But it got us wondering (given how we think of stocks with “too many ticks”), what happened to tick pilot stocks where a 5 cent tick was closer to optimum for them?
We therefore turned our attention to determining whether stocks with spreads in the “10 cents or more” category – where a 5 cent tick suddenly widened their trading by 2 ticks – were closer to the “optimum” on the basis of all the other research we discussed above.
The data in Chart 4 shows that spreads for these stocks have actually declined by around 8%. So setting “too many ticks” can actually reduce spreads by encouraging liquidity providers to significantly improve spreads if they want queue priority.
More importantly, we found that stocks where the tick driver “adjusted” their tick (from too many ticks to a 2-tick spread), on average, actually outperformed.
Chart 6: Impact on stock prices dropping to 2 ticks
In short, increasing the tick size to 5 cents was actually good for some stocks, especially those whose natural spread was around 10 cents. This is consistent with the choice of a tick that puts the spreads on these stocks close to their optimal return for tradability – where the 5 cent tick caused them to trade 2 ticks wide (a natural spread of $0.10 = 2 x 5 hundred ticks).
As a result, these stocks not only saw their spread costs decline, but they also outperformed.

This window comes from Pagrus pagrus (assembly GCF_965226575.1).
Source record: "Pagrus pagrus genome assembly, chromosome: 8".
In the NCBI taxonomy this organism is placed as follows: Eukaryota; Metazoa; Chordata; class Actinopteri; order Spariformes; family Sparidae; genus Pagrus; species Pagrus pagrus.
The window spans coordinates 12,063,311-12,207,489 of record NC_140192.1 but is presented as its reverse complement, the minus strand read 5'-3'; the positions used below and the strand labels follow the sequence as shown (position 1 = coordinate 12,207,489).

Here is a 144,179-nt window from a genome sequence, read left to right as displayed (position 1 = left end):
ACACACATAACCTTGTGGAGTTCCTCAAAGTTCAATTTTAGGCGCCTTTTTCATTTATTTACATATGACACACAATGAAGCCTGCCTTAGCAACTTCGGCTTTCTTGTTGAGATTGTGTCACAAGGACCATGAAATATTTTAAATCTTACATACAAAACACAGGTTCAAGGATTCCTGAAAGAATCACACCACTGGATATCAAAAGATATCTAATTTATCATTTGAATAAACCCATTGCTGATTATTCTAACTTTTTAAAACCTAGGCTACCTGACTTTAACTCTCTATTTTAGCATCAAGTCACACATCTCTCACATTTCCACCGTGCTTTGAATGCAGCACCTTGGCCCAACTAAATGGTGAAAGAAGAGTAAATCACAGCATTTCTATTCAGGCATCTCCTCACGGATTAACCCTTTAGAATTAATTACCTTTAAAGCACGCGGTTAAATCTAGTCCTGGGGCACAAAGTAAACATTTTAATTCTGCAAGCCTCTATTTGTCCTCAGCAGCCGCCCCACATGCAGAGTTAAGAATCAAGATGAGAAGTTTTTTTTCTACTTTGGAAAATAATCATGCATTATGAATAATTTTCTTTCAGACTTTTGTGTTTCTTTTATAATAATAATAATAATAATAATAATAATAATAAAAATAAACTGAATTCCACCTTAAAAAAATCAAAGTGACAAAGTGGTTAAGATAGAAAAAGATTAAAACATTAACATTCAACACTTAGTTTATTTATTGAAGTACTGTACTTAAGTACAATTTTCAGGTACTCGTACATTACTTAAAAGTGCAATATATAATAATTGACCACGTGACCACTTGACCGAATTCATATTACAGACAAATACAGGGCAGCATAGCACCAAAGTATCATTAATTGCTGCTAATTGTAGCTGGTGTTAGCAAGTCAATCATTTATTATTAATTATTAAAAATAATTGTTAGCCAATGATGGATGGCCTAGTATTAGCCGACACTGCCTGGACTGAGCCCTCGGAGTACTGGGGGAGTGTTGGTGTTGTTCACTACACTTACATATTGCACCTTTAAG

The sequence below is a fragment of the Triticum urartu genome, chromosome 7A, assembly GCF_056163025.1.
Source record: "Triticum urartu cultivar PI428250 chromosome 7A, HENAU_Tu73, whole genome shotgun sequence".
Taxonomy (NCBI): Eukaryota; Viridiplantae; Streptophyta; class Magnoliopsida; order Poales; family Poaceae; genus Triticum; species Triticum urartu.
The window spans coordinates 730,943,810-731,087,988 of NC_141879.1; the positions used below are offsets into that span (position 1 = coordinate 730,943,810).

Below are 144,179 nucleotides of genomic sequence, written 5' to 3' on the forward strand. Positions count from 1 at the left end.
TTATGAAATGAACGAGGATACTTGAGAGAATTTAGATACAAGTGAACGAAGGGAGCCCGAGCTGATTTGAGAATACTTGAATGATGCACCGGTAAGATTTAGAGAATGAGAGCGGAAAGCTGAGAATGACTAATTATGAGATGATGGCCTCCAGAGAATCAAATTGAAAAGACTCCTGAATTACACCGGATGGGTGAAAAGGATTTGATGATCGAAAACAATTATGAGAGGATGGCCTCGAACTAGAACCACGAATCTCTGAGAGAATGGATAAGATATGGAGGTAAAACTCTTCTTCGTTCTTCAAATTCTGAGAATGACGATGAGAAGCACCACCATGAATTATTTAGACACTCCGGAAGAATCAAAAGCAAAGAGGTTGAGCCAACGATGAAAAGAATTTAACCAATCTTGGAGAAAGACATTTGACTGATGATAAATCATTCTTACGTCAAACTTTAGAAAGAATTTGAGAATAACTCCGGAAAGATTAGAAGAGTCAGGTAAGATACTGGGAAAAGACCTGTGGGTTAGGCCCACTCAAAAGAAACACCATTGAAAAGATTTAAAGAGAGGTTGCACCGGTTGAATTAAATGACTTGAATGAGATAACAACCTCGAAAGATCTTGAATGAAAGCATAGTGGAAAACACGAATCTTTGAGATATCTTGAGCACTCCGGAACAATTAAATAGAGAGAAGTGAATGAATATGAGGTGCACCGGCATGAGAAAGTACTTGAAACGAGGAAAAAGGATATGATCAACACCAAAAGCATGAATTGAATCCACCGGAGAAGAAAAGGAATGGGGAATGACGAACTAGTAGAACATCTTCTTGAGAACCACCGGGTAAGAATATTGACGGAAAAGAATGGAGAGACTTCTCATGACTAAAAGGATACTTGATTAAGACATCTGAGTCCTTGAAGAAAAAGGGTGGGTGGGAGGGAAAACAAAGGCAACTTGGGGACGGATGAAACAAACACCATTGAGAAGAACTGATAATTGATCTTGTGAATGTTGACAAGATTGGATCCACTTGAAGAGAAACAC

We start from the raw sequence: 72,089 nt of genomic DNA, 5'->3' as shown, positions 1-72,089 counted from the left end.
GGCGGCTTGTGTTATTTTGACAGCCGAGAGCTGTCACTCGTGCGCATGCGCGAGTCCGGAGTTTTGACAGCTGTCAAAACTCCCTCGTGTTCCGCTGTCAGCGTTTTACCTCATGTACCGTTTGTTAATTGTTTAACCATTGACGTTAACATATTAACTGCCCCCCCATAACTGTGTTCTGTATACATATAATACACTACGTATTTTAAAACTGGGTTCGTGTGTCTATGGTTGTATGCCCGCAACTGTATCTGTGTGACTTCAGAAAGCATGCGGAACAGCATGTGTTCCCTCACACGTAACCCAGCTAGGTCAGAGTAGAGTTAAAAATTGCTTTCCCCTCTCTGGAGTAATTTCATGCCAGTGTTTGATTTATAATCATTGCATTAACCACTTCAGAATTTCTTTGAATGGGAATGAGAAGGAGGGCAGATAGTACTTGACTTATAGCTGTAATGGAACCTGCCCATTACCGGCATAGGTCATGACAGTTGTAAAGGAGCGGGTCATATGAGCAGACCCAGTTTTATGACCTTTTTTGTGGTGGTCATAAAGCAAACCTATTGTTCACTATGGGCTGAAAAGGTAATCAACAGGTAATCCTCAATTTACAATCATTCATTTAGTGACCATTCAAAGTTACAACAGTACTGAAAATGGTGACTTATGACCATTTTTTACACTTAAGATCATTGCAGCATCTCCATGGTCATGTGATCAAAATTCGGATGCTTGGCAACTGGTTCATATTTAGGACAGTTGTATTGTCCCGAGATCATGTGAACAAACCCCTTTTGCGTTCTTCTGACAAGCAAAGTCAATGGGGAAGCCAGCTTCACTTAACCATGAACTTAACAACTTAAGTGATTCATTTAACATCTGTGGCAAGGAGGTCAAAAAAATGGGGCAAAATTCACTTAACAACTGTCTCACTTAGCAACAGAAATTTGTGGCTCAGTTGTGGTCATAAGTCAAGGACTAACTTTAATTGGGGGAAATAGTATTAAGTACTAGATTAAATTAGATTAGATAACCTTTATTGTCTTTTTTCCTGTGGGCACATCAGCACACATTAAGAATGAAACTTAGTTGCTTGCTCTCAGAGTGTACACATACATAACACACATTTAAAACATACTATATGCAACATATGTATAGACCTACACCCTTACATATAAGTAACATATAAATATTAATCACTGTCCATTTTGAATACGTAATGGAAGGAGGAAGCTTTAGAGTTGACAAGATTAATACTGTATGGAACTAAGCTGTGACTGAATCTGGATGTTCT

Important implications for future tick size design
The tick pilot was ridiculed because he unnecessarily added trading costs to so many stocks.
But this new research also shows that stocks can also have too many ticks – and that consolidating ticks when they do also lowers investors’ costs by tightening spreads, which in turn improves valuations and, by extension, therefore, the cost of capital for a business.
In summary, the results underscore the importance of getting the right tick size – for all stock prices – by breaking down spreads for tick-limited stocks as well as consolidating quotes for stocks with too many ticks according to the current rules.
It also shows that one tick size does NOT fit all stocks. Something regulators in many other regions have known for some time.
Phil Mackintosh is chief economist at Nasdaq.
Shiyun Song, senior economics and statistics researcher for Nasdaq Economic Research, contributed to this article.